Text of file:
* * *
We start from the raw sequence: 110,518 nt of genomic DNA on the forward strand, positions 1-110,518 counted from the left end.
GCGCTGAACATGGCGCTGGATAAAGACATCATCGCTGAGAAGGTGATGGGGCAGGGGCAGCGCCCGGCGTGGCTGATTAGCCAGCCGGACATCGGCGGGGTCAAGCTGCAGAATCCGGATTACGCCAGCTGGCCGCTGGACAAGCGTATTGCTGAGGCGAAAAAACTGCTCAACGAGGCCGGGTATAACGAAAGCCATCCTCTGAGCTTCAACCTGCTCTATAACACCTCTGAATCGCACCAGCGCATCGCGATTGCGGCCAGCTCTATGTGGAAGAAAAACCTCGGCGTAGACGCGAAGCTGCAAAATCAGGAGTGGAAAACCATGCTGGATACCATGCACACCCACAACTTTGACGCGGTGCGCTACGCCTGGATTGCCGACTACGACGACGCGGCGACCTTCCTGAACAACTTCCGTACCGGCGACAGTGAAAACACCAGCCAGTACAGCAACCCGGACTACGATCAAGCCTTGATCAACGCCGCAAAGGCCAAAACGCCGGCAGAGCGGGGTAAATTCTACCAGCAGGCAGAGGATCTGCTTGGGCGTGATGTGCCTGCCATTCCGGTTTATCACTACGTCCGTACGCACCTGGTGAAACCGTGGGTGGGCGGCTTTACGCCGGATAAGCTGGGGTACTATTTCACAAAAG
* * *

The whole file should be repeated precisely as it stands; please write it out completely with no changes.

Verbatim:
We start from the raw sequence: 110,518 nt of genomic DNA on the forward strand, positions 1-110,518 counted from the left end.
GCGCTGAACATGGCGCTGGATAAAGACATCATCGCTGAGAAGGTGATGGGGCAGGGGCAGCGCCCGGCGTGGCTGATTAGCCAGCCGGACATCGGCGGGGTCAAGCTGCAGAATCCGGATTACGCCAGCTGGCCGCTGGACAAGCGTATTGCTGAGGCGAAAAAACTGCTCAACGAGGCCGGGTATAACGAAAGCCATCCTCTGAGCTTCAACCTGCTCTATAACACCTCTGAATCGCACCAGCGCATCGCGATTGCGGCCAGCTCTATGTGGAAGAAAAACCTCGGCGTAGACGCGAAGCTGCAAAATCAGGAGTGGAAAACCATGCTGGATACCATGCACACCCACAACTTTGACGCGGTGCGCTACGCCTGGATTGCCGACTACGACGACGCGGCGACCTTCCTGAACAACTTCCGTACCGGCGACAGTGAAAACACCAGCCAGTACAGCAACCCGGACTACGATCAAGCCTTGATCAACGCCGCAAAGGCCAAAACGCCGGCAGAGCGGGGTAAATTCTACCAGCAGGCAGAGGATCTGCTTGGGCGTGATGTGCCTGCCATTCCGGTTTATCACTACGTCCGTACGCACCTGGTGAAACCGTGGGTGGGCGGCTTTACGCCGGATAAGCTGGGGTACTATTTCACAAAAG